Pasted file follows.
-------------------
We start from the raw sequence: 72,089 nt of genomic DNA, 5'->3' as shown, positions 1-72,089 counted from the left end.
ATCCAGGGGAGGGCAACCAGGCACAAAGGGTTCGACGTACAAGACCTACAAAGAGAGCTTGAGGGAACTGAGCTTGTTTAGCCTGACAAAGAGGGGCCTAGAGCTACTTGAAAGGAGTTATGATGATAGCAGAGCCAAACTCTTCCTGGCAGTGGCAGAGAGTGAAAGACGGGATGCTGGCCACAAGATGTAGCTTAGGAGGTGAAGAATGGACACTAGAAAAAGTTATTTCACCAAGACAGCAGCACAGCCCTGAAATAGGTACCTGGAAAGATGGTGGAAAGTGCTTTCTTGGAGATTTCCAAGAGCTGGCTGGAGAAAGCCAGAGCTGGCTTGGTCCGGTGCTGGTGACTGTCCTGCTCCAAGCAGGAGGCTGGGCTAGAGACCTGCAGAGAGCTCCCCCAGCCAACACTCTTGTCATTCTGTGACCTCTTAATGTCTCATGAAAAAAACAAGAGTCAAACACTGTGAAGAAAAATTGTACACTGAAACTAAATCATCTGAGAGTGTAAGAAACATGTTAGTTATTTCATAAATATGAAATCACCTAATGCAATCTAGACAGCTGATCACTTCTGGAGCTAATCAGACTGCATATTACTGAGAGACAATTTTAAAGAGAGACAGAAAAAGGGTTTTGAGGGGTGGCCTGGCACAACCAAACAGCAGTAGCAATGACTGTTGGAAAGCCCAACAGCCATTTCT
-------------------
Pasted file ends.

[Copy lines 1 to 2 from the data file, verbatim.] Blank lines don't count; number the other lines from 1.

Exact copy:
We start from the raw sequence: 72,089 nt of genomic DNA, 5'->3' as shown, positions 1-72,089 counted from the left end.
ATCCAGGGGAGGGCAACCAGGCACAAAGGGTTCGACGTACAAGACCTACAAAGAGAGCTTGAGGGAACTGAGCTTGTTTAGCCTGACAAAGAGGGGCCTAGAGCTACTTGAAAGGAGTTATGATGATAGCAGAGCCAAACTCTTCCTGGCAGTGGCAGAGAGTGAAAGACGGGATGCTGGCCACAAGATGTAGCTTAGGAGGTGAAGAATGGACACTAGAAAAAGTTATTTCACCAAGACAGCAGCACAGCCCTGAAATAGGTACCTGGAAAGATGGTGGAAAGTGCTTTCTTGGAGATTTCCAAGAGCTGGCTGGAGAAAGCCAGAGCTGGCTTGGTCCGGTGCTGGTGACTGTCCTGCTCCAAGCAGGAGGCTGGGCTAGAGACCTGCAGAGAGCTCCCCCAGCCAACACTCTTGTCATTCTGTGACCTCTTAATGTCTCATGAAAAAAACAAGAGTCAAACACTGTGAAGAAAAATTGTACACTGAAACTAAATCATCTGAGAGTGTAAGAAACATGTTAGTTATTTCATAAATATGAAATCACCTAATGCAATCTAGACAGCTGATCACTTCTGGAGCTAATCAGACTGCATATTACTGAGAGACAATTTTAAAGAGAGACAGAAAAAGGGTTTTGAGGGGTGGCCTGGCACAACCAAACAGCAGTAGCAATGACTGTTGGAAAGCCCAACAGCCATTTCT